DC's hyper-successful Blackest Night series will, we know now, be followed by a year-long series/event called Brightest Day. But is this really DC's answer to Marvel's "Heroic Age" era of optimism, or should we expect something more ambitious?
DC announced Brightest Day - The title of which obviously plays off Blackest Night and the classic Green Lantern oath, which begins "In brightest day, in blackest night," for those of you not versed in DC nerditry - earlier this month; It's a 26-issue biweekly series starting in April, written by Blackest Night, Green Lantern, Superman: Secret Origin (and many more) writer Geoff Johns and Green Lantern Corps writer Peter Tomasi, that also happens to spill over into various other series that will bear Brightest Day banners over the course of the year (Including both Green Lantern books, The Flash, Justice League of America and Titans, the spin-off from Teen Titans, as well as new launches). But... what is Brightest Day?
On the one hand, it's DC learning from, and building on, Marvel's successes. Something that Marvel have become very good at over the last few years is building upon the success of their crossover events by branding the fallout: Civil War launched a year of The Initiative branding, and Secret Invasion brought us a year of Dark Reign. In both cases, Marvel used the branding to maintain not only a sense of cohesiveness in terms of direction, but also importance to the story and continuity from the successful miniseries ("Look! This is where you can find out what happens after Civil War!"). This isn't the first time DC have tried a variation on that idea (They've previously tried bannering books with Infinite Crisis Aftermath and Final Crisis Aftermath titles), but it is the first time they've tried doing it the Marvel way - by attaching the banners to a core storyline. Where they're changing things up is providing a central title for that storyline; whereas Marvel's post-event branding trailed through various series with the occasional mini-series or special issue to point out highlights, the biweekly Brightest Day title harkens back to DC's own successful innovation of recent years: the weekly event book, and in particular, 52. Johns, one of the four writers on 2006's Infinite Crisis follow-up, made the connection clear in an IGN interview about the project:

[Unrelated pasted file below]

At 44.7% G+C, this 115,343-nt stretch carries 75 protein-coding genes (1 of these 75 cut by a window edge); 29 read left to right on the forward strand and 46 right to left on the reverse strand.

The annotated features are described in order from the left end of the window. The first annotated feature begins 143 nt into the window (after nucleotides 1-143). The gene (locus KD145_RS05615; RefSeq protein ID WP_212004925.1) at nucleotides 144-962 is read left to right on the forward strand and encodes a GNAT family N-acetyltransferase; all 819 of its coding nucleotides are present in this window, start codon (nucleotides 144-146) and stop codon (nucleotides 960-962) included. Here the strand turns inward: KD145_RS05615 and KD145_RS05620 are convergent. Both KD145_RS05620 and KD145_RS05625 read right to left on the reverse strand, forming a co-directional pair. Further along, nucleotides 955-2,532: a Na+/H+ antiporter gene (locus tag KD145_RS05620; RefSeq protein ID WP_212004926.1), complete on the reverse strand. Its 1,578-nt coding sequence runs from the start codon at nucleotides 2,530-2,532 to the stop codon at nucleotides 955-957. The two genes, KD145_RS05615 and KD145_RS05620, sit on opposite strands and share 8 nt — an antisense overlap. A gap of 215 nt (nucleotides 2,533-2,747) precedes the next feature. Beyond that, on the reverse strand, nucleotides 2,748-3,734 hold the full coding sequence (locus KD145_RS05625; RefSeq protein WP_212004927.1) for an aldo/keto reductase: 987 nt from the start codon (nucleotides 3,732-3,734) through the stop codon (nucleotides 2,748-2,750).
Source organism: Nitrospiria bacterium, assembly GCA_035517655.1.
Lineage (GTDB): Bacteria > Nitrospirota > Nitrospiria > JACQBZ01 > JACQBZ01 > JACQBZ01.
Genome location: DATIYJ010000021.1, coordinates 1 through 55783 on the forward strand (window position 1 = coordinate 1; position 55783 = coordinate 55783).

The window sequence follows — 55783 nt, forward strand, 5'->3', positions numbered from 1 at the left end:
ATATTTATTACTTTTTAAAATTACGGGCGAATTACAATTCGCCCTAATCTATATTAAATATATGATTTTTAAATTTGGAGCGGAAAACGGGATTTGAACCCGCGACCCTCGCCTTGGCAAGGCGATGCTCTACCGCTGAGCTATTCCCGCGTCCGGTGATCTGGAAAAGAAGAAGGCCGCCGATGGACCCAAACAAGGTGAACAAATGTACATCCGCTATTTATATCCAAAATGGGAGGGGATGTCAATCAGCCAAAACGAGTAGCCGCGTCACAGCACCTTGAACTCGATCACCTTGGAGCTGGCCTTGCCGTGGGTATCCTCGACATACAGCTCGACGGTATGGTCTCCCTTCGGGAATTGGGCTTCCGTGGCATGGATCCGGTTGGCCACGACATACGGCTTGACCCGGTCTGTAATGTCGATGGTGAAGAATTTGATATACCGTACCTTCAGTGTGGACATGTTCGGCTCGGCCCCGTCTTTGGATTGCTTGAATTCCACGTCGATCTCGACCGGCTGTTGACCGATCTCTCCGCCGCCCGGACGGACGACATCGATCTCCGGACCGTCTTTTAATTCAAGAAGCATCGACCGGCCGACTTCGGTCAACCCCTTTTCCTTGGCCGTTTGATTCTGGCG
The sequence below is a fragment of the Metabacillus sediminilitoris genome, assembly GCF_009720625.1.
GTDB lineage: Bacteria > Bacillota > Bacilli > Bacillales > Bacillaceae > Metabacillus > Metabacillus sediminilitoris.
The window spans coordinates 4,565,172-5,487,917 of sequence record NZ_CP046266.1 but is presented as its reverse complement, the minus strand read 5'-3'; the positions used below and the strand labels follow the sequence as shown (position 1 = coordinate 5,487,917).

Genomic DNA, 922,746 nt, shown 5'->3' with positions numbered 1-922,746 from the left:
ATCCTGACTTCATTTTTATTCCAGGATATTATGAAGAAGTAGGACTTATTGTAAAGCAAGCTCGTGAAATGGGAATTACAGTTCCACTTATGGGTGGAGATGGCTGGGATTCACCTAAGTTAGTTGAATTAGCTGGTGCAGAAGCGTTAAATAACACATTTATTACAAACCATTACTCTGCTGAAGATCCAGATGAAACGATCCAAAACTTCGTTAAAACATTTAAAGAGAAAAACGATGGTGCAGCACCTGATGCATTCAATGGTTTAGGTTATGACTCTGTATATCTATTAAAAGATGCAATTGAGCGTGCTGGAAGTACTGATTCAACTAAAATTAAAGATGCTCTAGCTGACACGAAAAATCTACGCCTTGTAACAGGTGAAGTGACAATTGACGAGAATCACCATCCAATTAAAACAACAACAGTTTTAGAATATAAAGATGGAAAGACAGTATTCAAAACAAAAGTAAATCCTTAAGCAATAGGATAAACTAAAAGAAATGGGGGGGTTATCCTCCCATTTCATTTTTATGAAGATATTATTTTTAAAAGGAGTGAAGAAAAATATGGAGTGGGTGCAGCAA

If you look at the relationship between Infinite Crisis and 52, Blackest Night and Brightest Day share a similar relationship, though Brightest Day is a very different beast.
Potentially, this could be the best of both worlds from a publishing standpoint - the franchise/branding success of Marvel's Initiative/Dark Reign, and the clarity of story from their own 52 - although we wouldn't blame fans if they were worried about a re-run of DC's last attempt at year-long branded multi-title continuity, the confused and over-saturated Countdown to Final Crisis.
None of that explains what Brightest Day the series will be. The title definitely suggests the return to optimism and innocence that we forecast at the start of the year, but we admit to being somewhat intrigued by DC's executive editor Dan Didio calling the series "DC Universe: Rebirth" and Johns' comments about what the purpose of the series is: